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Solr: The Most Important Open Source Project You’ve Never Heard Of

When I did a story recently about in-demand open source jobs, I wasn’t surprised to hear from Dice that the job market was hot, hot, hot for OpenStack (for Big Data, Hadoop in particular) and for the LAMP stack (Linux, Apache, MySQL, PHP/Perl/Python). What did surprise me–indeed, shocked me–was that another red-hot tech jobs area was Solr.

“Solr?” I wondered. “What the heck is Solr?” That was also the reaction of all of my developer friends. And, since my buddies and I, among the lot of us, have centuries in the tech business, we’ve seen a lot of programs. That “Oh, did you say money?” item set me to do my research. Now I’ll let you into the secrets of Solr.

One reason why Solr may not have gained the attention it deserves is it’s actually apart of another larger and much better known open source project, Apache Lucene. This, as I’m sure you know, is a Java-based text search engine library.

Lucene is used by many companies and groups as the foundation for their search engines. These organizations include AOL, Disney, and Eclipse. Lucene’s chief selling point is that the indexing engine, with a footprint of a mere megabyte of RAM, can index up to 150GBs per hour of text on commercial off-the-shelf hardware. That’s darn good!

Solr comes into the picture as the search platform front-end for Lucene. It provides full-text search, including the ability to handle such formats as Microsoft Word and PDF with Apache Tika; hit test highlighting; and faceted search, which incorporates free text searching with topic taxonomy indexing.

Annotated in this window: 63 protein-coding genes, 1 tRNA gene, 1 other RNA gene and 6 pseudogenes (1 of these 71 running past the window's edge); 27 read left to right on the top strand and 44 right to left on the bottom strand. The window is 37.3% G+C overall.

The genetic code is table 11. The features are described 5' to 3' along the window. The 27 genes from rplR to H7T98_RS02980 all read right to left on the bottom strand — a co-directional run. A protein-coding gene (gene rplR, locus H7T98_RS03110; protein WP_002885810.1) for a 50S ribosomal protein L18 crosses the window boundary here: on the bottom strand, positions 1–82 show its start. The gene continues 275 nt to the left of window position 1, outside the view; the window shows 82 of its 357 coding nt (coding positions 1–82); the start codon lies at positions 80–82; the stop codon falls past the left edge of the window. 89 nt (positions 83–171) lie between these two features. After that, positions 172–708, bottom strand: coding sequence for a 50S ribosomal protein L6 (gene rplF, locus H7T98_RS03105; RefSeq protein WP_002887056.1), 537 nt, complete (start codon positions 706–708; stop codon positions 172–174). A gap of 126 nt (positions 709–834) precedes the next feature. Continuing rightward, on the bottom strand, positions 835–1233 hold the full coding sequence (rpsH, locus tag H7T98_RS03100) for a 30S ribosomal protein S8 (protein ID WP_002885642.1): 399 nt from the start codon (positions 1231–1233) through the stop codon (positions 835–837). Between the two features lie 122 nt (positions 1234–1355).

Like Lucene, Solr is very popular (even if I didn’t know about it before now). It’s used by sites such as Reddit, Netflix, and Instagram. These are all websites whose users won’t stand for slow response time. Solr can deliver the kind of performance that cranky users demand.

Under the hood, Solr is written in Java and it relies on Lucene for its core functionality.  It usually runs within a servlet container such as the Jetty HTTP server and Javax.servlet.

Solr has REST-like HTTP/XML and JavaScript Object Notation (JSON) APIs for ease of programming from almost any language. So, while you can work with Solr using its native Java, you also can use your language of choice. For example, query results can be returned in XML/XSLT, JSON, Python, Ruby, PHP, Velocity, CSV, or binary formats. You can use this data with whatever package strikes your fancy.

While Solr is built on Lucene, it also expands upon it. For instance, it supports sharded data, geospatial search, and user extensible caching. The end-result is a very fast and flexible back-end DBMS for almost any Web search engine job.

With its exhaustive documentation, the program promises to make it easy to get up to speed. As for administrators, with an AJAX-based administration interface and comprehensive logging facilities, Solr is simple to manage.

While Solr is clearly useful and easy, clearly not enough Solr experts are out there. According to Dice on September 11th, 2013, there were no fewer than 318 Solr jobs listed. Many of these job listings had a phrase like, “Solr experience is a must.” If you’re interested in pursuing this in-demand open source job skill, big data experience is a real plus. In particular, Hadoop and its close relative, Hbase, were frequently mentioned. And, of course, if you can do all this on a cloud architecture, that’s a real plus.

So, in short, if you’d like a programming job sooner rather than later, don’t be like me and my buddies. Learn about Solr today so your resume will look better tomorrow.

Solr: The Most Important Open Source Project You’ve Never Heard Of. This story first appeared on the SmartBear Web site.

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